Occupying the third and top floor, Room A is bright and airy. It is as though an oasis of quietude and tranquility in the city. As long as you keep your voice down, feel free to wander through the cafe. Then, find a corner that suits your needs, whether it’s reading, daydreaming, or taking instaworthy photos. Here I found my favourite magazine, Another Escape, which filled with inspirations for future travels. Until then, a getaway to this cozy spot would do.
Jingzijiao Wapan Salt Fields 井仔腳瓦盤鹽田
Jingzijiao is the oldest salt fields in Taiwan, with over 180 years of history. Moreover, the picturesque setting has become a favourite for sunset seekers and photography aficionados. It is also easily one of the best spots for instaworthy photos in Tainan.
We arrived at the salt fields nearing sunset after a terribly long and achy scooter ride. But soon, the views proved to be well worth the distance. The breeze nearly blew away my hat as we entered the fields, crystallized grains of salt beneath our feet. The name wapan comes from the unique salt-making technique used here. The fields were built on top of the sea and laid with shards of broken tiles called wapan. After baking under the sun all day, the mounds of salt became hardened. Piled high in the fields, they glistened like white pyramids.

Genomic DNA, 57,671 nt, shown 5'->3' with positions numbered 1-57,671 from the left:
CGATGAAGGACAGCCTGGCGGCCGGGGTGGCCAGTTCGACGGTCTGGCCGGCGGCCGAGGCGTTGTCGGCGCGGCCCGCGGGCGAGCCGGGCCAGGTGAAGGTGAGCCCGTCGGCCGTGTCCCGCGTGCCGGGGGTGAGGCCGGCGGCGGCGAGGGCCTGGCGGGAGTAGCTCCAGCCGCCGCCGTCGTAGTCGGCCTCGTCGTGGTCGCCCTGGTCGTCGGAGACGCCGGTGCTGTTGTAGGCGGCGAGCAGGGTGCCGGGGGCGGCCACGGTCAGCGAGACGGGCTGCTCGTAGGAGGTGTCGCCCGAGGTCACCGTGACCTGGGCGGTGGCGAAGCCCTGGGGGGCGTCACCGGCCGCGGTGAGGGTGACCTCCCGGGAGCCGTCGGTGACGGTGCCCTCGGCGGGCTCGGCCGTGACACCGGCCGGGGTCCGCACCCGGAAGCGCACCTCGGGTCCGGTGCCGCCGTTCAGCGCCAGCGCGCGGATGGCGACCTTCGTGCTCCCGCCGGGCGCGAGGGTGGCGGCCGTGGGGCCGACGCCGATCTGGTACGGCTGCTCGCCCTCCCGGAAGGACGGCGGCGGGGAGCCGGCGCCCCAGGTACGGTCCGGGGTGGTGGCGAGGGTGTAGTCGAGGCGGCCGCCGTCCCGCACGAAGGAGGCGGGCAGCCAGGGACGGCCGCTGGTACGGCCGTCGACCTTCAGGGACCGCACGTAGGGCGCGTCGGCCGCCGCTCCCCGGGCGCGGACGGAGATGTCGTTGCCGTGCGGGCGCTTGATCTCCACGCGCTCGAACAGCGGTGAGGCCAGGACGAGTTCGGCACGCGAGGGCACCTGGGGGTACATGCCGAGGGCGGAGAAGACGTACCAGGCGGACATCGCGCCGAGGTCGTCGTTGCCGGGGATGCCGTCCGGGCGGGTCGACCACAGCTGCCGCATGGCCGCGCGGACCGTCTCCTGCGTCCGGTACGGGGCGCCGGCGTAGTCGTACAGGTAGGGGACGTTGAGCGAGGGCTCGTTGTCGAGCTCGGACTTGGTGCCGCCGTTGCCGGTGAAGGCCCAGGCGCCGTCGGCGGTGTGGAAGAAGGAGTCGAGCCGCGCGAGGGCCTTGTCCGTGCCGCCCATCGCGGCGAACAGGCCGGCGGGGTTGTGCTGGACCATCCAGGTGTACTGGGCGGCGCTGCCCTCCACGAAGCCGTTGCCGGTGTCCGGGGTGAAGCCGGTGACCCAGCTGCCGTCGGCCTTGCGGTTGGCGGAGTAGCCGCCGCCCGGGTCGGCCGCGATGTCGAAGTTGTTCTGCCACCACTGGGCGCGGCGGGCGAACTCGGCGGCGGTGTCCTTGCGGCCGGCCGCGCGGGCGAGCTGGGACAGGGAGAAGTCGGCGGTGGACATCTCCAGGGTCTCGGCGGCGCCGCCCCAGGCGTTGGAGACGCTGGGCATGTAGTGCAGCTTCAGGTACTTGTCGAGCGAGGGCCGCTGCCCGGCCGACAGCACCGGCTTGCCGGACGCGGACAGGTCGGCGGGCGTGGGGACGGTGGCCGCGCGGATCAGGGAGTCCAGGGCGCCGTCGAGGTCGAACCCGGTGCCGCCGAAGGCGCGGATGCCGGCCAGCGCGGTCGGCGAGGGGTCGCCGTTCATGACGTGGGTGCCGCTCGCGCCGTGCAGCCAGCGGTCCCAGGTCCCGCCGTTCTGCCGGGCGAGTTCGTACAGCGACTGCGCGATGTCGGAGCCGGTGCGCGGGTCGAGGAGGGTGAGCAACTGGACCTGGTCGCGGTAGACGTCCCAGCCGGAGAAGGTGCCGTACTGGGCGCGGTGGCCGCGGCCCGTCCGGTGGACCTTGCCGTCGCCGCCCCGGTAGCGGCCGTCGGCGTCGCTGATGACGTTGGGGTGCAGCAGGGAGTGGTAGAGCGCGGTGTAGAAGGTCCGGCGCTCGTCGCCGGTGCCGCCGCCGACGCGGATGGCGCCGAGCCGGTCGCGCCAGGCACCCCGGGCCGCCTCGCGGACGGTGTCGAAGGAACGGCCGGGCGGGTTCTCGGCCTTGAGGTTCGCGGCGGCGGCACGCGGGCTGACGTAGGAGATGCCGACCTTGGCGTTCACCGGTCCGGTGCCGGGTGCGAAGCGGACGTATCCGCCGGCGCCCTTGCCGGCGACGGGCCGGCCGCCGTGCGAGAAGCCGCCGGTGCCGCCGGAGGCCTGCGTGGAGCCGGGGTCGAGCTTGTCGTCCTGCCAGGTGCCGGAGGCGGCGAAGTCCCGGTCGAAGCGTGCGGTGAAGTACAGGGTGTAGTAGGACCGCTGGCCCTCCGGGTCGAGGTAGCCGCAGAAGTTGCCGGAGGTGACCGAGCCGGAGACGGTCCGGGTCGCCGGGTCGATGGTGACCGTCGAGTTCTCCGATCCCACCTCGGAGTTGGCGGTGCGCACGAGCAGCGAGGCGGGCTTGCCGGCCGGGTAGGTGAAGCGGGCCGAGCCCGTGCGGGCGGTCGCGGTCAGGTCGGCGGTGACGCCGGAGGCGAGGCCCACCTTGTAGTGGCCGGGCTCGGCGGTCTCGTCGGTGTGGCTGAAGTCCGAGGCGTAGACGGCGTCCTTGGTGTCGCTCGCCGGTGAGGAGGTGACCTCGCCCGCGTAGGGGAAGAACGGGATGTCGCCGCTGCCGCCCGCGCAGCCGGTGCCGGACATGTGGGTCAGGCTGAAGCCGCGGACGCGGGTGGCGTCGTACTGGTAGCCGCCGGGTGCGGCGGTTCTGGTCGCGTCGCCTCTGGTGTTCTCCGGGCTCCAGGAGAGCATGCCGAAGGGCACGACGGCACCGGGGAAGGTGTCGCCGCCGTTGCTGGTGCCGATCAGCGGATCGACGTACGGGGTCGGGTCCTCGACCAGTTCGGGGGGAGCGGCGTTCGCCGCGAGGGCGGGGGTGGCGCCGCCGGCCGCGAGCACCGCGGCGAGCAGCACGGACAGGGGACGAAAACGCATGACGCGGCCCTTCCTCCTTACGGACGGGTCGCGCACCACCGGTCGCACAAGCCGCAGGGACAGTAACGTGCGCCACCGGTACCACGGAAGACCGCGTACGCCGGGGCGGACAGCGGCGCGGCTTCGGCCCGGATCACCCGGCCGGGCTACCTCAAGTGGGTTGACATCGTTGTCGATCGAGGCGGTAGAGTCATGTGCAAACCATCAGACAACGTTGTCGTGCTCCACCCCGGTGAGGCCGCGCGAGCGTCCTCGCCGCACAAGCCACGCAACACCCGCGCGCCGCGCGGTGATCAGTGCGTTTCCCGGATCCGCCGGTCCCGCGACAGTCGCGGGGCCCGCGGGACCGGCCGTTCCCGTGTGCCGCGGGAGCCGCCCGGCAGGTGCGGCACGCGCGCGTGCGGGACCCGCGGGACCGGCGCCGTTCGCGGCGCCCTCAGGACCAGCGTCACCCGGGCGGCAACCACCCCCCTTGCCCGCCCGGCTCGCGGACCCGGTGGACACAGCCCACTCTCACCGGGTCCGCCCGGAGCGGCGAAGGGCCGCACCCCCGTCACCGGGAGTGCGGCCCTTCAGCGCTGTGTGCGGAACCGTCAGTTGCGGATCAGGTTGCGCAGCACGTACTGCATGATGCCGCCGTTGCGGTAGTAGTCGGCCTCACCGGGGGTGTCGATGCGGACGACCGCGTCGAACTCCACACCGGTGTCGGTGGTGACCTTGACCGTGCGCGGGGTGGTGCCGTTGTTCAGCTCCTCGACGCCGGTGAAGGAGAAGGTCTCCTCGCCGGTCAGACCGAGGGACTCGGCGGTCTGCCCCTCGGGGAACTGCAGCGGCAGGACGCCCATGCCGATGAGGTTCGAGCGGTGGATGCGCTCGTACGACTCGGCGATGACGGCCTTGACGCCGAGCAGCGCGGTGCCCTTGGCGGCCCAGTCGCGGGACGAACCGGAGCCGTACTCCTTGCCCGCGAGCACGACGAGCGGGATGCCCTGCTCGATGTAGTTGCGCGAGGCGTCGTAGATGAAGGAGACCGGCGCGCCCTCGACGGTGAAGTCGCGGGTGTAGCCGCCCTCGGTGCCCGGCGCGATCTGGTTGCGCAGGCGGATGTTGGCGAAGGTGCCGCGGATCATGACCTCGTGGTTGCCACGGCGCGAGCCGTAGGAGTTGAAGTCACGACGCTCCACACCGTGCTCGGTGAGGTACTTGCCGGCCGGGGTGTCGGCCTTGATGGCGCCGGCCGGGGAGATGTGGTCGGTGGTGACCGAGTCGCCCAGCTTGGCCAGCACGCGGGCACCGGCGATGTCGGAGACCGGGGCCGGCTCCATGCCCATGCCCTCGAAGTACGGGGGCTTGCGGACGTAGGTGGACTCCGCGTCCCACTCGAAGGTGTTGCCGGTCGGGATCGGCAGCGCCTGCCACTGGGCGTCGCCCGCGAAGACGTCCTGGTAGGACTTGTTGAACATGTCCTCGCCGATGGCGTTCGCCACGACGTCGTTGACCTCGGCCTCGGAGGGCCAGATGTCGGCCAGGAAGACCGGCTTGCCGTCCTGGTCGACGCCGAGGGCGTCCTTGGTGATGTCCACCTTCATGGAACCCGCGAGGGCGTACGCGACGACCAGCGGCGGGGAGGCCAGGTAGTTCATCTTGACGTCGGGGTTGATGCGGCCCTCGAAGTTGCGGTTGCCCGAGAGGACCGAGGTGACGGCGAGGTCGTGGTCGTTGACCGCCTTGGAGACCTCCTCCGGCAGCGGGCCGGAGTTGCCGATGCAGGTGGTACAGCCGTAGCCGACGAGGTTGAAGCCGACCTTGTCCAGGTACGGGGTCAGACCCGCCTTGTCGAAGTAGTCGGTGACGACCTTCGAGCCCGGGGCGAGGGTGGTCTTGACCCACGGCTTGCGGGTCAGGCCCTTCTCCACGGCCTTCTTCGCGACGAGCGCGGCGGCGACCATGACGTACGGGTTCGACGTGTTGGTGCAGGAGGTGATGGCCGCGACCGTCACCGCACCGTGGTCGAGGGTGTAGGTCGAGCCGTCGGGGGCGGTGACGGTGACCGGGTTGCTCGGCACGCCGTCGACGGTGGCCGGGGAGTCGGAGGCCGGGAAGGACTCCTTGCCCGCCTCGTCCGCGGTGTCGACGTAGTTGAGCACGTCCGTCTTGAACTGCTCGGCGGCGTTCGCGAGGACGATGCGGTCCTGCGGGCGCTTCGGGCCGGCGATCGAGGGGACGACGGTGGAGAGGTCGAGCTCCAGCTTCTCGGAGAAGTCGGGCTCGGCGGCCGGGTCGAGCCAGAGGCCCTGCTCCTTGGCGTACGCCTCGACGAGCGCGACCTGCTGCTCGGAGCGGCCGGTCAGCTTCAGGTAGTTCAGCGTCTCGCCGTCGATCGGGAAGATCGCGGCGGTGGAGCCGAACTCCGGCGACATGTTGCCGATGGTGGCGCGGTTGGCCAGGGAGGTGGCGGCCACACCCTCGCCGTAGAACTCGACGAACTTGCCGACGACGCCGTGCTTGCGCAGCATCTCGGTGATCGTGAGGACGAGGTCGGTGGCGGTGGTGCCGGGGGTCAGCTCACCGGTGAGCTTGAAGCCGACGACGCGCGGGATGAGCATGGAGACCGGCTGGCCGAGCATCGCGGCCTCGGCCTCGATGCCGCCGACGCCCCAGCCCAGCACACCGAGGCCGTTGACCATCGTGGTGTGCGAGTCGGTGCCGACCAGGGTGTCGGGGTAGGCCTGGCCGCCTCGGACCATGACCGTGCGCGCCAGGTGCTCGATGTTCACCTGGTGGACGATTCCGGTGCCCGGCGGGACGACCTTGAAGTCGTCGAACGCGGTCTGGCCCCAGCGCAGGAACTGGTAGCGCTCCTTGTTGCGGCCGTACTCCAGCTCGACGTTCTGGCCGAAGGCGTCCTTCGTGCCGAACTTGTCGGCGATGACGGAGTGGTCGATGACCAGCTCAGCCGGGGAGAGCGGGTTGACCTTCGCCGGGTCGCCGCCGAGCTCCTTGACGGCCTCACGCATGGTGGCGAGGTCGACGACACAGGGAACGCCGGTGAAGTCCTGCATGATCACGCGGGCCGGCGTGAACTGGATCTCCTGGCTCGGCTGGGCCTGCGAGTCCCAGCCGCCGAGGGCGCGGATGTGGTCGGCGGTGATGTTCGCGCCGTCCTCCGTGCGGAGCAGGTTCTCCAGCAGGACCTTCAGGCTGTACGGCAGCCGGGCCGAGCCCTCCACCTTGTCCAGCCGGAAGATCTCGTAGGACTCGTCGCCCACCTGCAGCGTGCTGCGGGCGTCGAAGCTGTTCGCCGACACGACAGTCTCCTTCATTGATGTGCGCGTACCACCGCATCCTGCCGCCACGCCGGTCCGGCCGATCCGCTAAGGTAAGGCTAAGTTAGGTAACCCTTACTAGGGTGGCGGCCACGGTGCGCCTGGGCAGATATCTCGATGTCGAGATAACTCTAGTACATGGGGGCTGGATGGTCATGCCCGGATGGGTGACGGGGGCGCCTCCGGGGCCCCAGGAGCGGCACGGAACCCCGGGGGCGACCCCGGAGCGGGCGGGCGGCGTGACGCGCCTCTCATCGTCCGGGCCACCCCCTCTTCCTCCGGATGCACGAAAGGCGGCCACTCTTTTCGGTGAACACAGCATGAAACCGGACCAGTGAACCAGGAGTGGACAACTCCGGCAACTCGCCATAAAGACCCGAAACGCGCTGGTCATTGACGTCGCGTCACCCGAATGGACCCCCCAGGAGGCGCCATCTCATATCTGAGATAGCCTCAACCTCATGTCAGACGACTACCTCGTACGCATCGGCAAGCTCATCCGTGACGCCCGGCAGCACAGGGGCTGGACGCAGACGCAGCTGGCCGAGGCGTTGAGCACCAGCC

Gently, the sun set in the distant horizon, casting a rich sheen over the mirror-like surfaces of the salt fields. The crowd didn’t dissipate. Not yet, anyway. This was the golden hour. Everyone waited in synchronized silence in anticipation of that perfect shot of golden lustre.
Beimen Crystal Church 水晶教堂
Just a few minutes away from the salt fields is the perfect destination for couples to capture a romantic moment. It used to be just that– a photo hotspot with no public entrance and no religious functions. That seems to have all changed recently, with prewedding photoshoot bookings, art installations, and even the addition of a family-fun train ride!
Out in the open and away from towering buildings in the city, sunset at the Crystal Church is an incredible time for photos. The sky is an ink drop of lilac that fades into ochre while the sleek curves and blue-tinted windows, inspired by Gaum’s St. Laguna Chapel, sparkle against the marvellous setting sun.
Sputnik Lab 衛屋茶事
Built during the Japanese Occupation period in Tainan, Sputnik Lab is far removed from that chapter in history. These days, it is a teahouse and sweets shop specializing in all things matcha. It has also quickly become Tainan’s best-kept secret for photos that will have your friends wondering where you actually went.